Furoshiki is more than a craft; it is a school of thought. Furoshiki teaches humbleness, the importance of tradition, courtesy, consideration for our environment, and mindfulness.
This is especially important during these strange times we are living in today. After over two years of uncertainty and fear, show your loved ones how much you appreciate and treasure them by taking the essence of Furoshiki and adapting it to your holiday season this year.
And Furoshiki allows you to give yourself the gift of mindfulness and peace while you wrap your gifts. Play soft zen music, light a candle, and spend an hour reflecting on the year gone by and what you’re most grateful for, and enjoy the experience.


How to Tie Furoshiki

It’s simple to create your own Furoshiki cloth with easily accessible materials like old t-shirts, jeans that don’t fit, or linens you no longer use. Basically, any pliable fabric will do. 
All that’s needed is the cloth itself. Furoshiki can be any square piece of cloth. The most common sizes are 17 x 17 inches and 28 x 28 inches. 
For some gifts, the cloth may be as small as the palm of your hand, while other pieces of fabric may be cut as large as the size of a huge box. It just depends on the size of the object you’re wrapping. The gift-giver can get as creative as they want by customizing the look with beautiful fabric patterns, colors, and textures.
To wrap a gift Furoshiki-style, all you need is a two-sided square cloth and some basic folding skills.
Below are some basic Furoshiki wrapping techniques to try.
To wrap a square object:
Yotsu Musubi manual
Kousa Tsutsumi manual
To wrap a bottle of wine:
Bin Tsutsumi 1 bottle manual
Bin tsutsumi example

Another great option is to wrap a gift with another gift.

Bandana around a box of jewelry
A scarf around a candle
Line dishcloth around a bar of handcrafted soap
Throw blanket around a wooden bowl
Tablecloth around napkins
Napkins around serving ware
    Then create a bucket filled with these small items for a gift everyone on your list will treasure.
    Tip: To make the wrapping fancier, add a fresh flower, cranberries, dried lavender, rosemary sprig, or pine branch for a charming package topper. Use this as an opportunity to graze through a park, walk through a field, or simply spend quality time in your own backyard and take in all the beauty autumn has to offer while “shopping” for package toppers.
    Furoshiki cloth gift wrap can be passed on over and over again, used to wrap gifts indefinitely, eliminating waste and serving as an eco-friendly family heirloom or treasured keepsake.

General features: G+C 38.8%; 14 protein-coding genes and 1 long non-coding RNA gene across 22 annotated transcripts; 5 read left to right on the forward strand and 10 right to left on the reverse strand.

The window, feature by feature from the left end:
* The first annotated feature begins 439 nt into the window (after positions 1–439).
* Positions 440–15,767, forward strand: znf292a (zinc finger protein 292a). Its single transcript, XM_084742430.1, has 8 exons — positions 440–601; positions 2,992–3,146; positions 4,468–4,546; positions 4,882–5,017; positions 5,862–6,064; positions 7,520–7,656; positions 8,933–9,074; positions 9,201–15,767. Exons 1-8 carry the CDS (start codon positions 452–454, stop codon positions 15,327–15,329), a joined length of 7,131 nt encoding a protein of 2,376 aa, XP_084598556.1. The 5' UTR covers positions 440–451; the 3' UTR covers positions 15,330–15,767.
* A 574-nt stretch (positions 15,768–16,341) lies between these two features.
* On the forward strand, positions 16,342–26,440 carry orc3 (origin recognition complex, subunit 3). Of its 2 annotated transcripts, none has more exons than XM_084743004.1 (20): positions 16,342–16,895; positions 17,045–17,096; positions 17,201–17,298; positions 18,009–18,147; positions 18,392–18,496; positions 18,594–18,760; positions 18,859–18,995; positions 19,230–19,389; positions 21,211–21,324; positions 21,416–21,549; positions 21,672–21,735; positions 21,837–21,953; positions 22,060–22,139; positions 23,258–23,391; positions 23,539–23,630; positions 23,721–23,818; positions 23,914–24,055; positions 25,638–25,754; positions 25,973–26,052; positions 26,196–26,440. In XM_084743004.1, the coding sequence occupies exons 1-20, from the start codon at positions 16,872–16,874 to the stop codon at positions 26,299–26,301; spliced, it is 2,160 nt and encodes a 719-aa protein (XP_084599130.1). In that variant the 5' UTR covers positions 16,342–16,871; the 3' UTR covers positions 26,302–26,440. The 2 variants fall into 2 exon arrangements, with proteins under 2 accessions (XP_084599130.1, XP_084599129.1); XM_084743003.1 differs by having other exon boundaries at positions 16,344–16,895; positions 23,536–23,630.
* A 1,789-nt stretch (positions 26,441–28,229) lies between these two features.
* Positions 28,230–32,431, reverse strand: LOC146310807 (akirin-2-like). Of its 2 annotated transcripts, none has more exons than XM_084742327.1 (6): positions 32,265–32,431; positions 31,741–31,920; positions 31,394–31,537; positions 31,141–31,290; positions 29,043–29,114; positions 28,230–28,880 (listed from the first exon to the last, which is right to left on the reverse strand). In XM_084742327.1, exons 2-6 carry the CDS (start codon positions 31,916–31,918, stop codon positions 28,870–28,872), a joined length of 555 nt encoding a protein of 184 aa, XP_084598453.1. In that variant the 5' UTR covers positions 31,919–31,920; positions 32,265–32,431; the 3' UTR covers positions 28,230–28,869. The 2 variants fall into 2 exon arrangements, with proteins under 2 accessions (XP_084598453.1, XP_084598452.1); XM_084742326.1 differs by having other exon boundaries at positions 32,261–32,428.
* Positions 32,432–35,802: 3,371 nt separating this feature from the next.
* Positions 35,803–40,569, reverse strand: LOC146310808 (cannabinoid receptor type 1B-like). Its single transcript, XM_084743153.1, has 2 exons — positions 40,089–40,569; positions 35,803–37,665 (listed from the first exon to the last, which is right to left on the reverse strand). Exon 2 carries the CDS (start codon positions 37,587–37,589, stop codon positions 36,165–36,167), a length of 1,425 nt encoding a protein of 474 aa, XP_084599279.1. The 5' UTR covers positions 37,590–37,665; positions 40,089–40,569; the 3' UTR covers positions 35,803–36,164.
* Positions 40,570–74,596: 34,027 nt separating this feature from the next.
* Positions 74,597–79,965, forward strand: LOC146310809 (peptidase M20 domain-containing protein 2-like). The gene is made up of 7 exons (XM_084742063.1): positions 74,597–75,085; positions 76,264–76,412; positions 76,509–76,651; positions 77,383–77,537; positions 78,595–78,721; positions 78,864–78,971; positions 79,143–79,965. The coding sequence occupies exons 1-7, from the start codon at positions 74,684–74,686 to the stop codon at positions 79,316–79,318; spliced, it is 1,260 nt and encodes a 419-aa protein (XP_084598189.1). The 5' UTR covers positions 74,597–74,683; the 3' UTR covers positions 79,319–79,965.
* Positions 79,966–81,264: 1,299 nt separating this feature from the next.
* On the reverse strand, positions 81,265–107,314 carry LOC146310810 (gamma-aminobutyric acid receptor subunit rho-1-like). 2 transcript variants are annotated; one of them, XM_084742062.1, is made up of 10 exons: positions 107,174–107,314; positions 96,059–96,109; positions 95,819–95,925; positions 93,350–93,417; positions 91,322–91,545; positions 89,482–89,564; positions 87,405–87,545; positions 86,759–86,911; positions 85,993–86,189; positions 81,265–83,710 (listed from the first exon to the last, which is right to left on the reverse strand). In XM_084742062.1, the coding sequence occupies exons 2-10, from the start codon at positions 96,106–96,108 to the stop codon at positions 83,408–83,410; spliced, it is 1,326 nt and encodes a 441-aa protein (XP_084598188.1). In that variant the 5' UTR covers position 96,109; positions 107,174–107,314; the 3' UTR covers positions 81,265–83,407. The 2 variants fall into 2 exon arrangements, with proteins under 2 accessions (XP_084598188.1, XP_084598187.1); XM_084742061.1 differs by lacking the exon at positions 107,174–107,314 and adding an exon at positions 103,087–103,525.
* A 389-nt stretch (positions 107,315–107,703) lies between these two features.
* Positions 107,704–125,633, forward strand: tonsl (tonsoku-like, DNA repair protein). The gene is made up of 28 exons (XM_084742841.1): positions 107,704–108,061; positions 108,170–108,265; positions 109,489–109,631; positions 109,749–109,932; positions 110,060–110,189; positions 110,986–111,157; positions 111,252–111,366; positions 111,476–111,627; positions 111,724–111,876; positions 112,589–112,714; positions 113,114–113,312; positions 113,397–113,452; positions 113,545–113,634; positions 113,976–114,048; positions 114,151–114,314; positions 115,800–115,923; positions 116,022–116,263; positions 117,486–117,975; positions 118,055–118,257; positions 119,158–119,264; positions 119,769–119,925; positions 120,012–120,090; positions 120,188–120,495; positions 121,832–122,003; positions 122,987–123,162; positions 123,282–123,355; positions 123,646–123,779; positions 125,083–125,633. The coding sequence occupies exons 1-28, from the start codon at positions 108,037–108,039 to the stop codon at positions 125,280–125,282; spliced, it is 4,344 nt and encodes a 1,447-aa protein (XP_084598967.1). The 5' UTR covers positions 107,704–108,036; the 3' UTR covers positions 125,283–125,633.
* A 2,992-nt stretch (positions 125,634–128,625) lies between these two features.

Keep a stockpile of various Furoshiki fabrics, separated by color, season, or occasion, and be ready to wrap and roll!
    Furoshiki turns a once tedious chore into an opportunity to practice mindfulness, and in the midst of the hustle and bustle of the holiday season, we can all use a moment to breathe. And perhaps the best part of Furoshiki is that it’s a gift you give to the planet.
    There are plenty of sustainable ways to wrap gifts in all shapes and sizes.  Here are a few more planet-friendly gift-wrapping ideas to try this holiday season.

    Kraft Paper

    Let your creativity shine when decorating a gift wrapped in kraft paper. To complement the rustic look of the paper, decorate the gifts with some natural materials like eucalyptus, pinecones, dried orange slices, lavender, thyme, or sprigs of rosemary.
    Tip: Create an all-natural stamp by carving out shapes in a cork and using beet juice as ink.


    Denim Gift Bags

    Turn an old pair of old jeans into beautiful little gift bags. Using the Furoshiki method or simply cutting off the legs of jeans and placing a bottle of wine inside and tying it with a piece of twine or a strip of leftover denim scraps is a delightful way to create a personalized gift. 




    Use newspaper for gift wrap and turn a simple and thrifty gift into something special. 
    Once you’ve used these cute gift-wrapping ideas to make your holiday gifts more eco-friendly, make it a habit for all gift-giving occasions. 
    Give the gift of sustainability this holiday season by creating beautiful Furoshiki-inspired wrapping paper. It’s a gift you’ll love to give, an experience you’ll enjoy,  and an everlasting feel-good gift you can give to the planet.
    Written by  Eileen Honey Strauss

    Use coupon code WELCOME10 for 10% off your first order.


    Congratulations! Your order qualifies for free shipping You are $200 away from free shipping.
    No more products available for purchase